:: 1 ::
Our current read aloud is brought to you by the letter A. As in ANDREW PETERSON. As in I am loving On the Edge of the Dark Sea of Darkness.
Sometimes, I can be a chronological snob. It’s really a matter of efficiency — I don’t want to be the person who wades through all the bad books to find the good ones, therefore I usually read older books. When books have been around for a while, time has already decided which ones are good or bad for me.
But enough people were raving about this book that I decided … well … how bad could it be?
Um. NOT BAD AT ALL! In fact: quite good. I’m really enjoying it, and it reads well aloud, which cannot be said for many modern books (which read more like movies and seem like they are meant to be like Victorian children: seen and not heard). Anyhow, if you’ve been wondering about this one, I recommend it.
And yes … we already bought the other books in the series!
:: 2 ::
The Scholé Sisters retreat in Portland last weekend was a huge success! I kept waiting for the technological shoe to drop, but nothing major happened (which is a good thing). We’ve been asked a number of times if we plan to do something like this next year. The answer is: yes! We certainly hope to, we’ve been brainstorming already, and we think it’ll be even better than this time. I get excited just thinking about it!
In the meantime, we finally have a shirt:
We tried to have these done before the retreat, but unfortunately the quality of our first run wasn’t good enough. These, however, are great. So if you wear one to the used book store, and another Sister does, too, then you can find each other. 😉
Plus it’s cute.
:: 3 ::
Here is an announcement I put up on Facebook, in case you missed it:
Still only able to take 50 people. I know, I know. This is disappointing to some. The reality is that I want this to be personal, and even though not every one of those 50 people is going to participate in a personal way, there isn’t a way for me to scale it any further without losing the essence.
:: 4 ::
Are you starting school soon? I’m doing something I never thought I’d do: I’m starting a week earlier than I need to. The reason? My youngest son. He is Just Done. He’s bothering people for fun. He’s bored. While I think boredom is helpful and can foster creativity, sometimes it’s a sign of a need. In this case, it’s a combination of a need for more structure as well as more going in — the daily read alouds aren’t enough for his little demanding soul.
So we’re starting early. It’s okay. It’ll give us a chance to take an extra week off somewhere else along the way.
:: 5 ::
This month in 2014:
:: 6 ::
This week’s links collection:
- Notre Dame Prof: Our Schools Are Committing ‘Civilizational Suicide’ from Intellectual Takeout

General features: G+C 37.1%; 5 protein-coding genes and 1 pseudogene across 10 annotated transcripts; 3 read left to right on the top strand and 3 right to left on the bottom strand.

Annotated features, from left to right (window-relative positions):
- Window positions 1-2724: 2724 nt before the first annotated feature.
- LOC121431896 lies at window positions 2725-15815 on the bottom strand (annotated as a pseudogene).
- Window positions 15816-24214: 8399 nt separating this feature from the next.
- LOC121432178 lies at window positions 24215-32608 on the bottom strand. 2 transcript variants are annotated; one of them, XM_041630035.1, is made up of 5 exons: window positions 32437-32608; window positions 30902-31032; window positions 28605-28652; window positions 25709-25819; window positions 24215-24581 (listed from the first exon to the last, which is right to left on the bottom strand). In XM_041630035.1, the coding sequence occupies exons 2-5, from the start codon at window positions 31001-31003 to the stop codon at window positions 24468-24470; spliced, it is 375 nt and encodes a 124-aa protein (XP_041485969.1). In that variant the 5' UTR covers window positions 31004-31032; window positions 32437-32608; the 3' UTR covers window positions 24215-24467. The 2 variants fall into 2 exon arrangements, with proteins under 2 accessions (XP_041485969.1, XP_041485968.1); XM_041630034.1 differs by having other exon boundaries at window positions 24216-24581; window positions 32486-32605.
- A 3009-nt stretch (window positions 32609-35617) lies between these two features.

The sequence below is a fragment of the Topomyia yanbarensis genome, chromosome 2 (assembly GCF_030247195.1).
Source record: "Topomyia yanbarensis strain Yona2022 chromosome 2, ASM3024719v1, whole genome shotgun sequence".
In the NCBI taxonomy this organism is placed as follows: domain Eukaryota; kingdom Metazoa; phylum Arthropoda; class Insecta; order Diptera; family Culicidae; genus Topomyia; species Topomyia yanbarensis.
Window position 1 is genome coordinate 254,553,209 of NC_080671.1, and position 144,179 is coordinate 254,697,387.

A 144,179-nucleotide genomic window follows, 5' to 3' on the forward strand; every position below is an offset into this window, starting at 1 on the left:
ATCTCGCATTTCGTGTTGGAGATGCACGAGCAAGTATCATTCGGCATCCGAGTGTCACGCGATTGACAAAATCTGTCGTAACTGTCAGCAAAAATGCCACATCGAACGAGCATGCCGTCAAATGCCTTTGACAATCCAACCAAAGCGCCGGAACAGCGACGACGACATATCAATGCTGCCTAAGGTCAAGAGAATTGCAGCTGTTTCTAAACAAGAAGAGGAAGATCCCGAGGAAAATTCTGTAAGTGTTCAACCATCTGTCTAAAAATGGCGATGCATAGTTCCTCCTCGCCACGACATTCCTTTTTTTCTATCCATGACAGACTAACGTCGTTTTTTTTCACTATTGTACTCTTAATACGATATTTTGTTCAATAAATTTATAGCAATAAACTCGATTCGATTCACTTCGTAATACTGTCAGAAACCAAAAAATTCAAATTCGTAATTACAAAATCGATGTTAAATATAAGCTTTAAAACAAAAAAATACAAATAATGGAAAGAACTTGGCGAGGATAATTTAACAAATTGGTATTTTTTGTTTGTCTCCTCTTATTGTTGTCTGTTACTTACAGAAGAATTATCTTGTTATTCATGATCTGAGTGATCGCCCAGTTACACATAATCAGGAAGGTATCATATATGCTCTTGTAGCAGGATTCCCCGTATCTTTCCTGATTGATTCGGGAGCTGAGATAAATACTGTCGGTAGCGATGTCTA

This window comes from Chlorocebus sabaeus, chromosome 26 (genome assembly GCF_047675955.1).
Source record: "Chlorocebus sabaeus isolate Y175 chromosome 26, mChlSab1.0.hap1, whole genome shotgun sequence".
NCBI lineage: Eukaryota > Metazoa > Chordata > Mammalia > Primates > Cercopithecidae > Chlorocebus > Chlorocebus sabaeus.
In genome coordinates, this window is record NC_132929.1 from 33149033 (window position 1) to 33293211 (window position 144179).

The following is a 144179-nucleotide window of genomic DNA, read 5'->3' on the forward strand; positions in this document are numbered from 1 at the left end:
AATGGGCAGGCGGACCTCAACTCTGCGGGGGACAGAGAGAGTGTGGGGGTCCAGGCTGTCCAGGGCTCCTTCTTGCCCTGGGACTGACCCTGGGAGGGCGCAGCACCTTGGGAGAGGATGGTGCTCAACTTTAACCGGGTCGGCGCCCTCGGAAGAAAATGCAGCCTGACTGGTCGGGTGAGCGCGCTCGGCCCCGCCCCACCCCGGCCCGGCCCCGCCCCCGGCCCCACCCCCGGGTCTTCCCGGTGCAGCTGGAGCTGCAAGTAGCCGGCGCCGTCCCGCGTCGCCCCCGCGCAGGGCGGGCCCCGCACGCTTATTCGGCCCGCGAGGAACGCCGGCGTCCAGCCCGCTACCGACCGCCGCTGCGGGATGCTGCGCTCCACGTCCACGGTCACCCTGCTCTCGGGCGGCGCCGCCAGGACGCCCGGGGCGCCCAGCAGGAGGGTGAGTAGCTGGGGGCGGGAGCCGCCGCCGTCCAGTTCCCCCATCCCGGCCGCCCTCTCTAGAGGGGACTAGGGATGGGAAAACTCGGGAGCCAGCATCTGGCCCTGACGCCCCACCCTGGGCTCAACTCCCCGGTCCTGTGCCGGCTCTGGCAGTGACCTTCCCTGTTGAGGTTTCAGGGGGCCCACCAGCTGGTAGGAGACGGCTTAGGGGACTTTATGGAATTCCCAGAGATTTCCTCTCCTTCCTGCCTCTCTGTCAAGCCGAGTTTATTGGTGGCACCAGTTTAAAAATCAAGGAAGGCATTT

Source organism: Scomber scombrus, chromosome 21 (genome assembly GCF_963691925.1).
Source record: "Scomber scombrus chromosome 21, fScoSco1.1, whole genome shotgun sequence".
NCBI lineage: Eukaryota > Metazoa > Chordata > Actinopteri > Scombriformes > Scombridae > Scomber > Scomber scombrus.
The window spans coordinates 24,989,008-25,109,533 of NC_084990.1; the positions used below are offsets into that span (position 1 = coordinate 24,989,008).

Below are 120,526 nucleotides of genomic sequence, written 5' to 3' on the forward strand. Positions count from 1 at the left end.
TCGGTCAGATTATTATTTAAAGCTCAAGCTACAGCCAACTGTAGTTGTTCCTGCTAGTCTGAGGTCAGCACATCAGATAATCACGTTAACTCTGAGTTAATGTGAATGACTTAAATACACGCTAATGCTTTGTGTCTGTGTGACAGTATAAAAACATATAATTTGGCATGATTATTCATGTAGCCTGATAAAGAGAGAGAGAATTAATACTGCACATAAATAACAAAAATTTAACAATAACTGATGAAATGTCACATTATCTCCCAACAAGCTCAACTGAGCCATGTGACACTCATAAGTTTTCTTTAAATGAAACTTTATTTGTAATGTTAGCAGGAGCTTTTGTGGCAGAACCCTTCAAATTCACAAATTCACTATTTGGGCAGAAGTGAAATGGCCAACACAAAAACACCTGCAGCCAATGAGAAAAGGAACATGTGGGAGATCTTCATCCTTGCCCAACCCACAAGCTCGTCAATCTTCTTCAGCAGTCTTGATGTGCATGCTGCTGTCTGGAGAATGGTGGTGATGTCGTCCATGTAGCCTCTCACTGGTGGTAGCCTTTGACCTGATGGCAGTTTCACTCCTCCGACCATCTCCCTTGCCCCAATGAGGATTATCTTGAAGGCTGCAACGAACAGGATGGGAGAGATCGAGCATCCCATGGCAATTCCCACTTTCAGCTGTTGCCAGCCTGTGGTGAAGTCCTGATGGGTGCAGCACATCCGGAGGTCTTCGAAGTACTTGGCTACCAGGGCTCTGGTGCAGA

- Not that you didn’t already know this.
- “[H]e writes that modern students’ ignorance is the education system’s ‘crowning achievement… the consequence of a civilizational commitment to civilizational suicide.'”
- Scary strangers, children, and boundary setting in the grocery store from The Cornered Cat
- You know what? Whether you carry a gun or not, it’s good to have a plan. We were followed by two men in Costco about a year ago, but we made it out okay because we had a plan beforehand, and when they came running into the crowded parking lot looking for us, all of us were already locked in the car — they didn’t know where we’d gone or which one was ours. These days, my children are all aiming for their black belts; what I appreciate most about karate has been the self defense training.
- Have Smartphones Destroyed a Generation? from The Atlantic
- It’s an interesting essay, but it’s possible blaming it all on phones is like blaming the disease on the symptom. To say “it’s the phones” seems overly simplistic to me.
:: 7 ::
Answering your questions:
- Question: I’m new to Charlotte Mason and am wondering what teaching history looks like in high school. I understand they will be reading and narrating harder and denser books. I don’t want to say “Is that it?” But is that it??? Thanks!
- Answer: Mostly, yes. But not quite. First off, if they haven’t already started, in high school a Book of Centuries should be added. We had always made our own until recently when we bought this one. Beyond this, though, are a number of options: Discussion, of course. Written narrations in which you ask your student to compare one person in the reading with another in the reading (or another in a different reading). Written sketches describing the characters of certain historical persons. Drawn illustrations of events. But in general, yes: a Charlotte Mason education really is as mind-bogglingly simple as it seems. If you want to read more about the BOC, I highly recommend Laurie Bestvater’s book, The Living Page.
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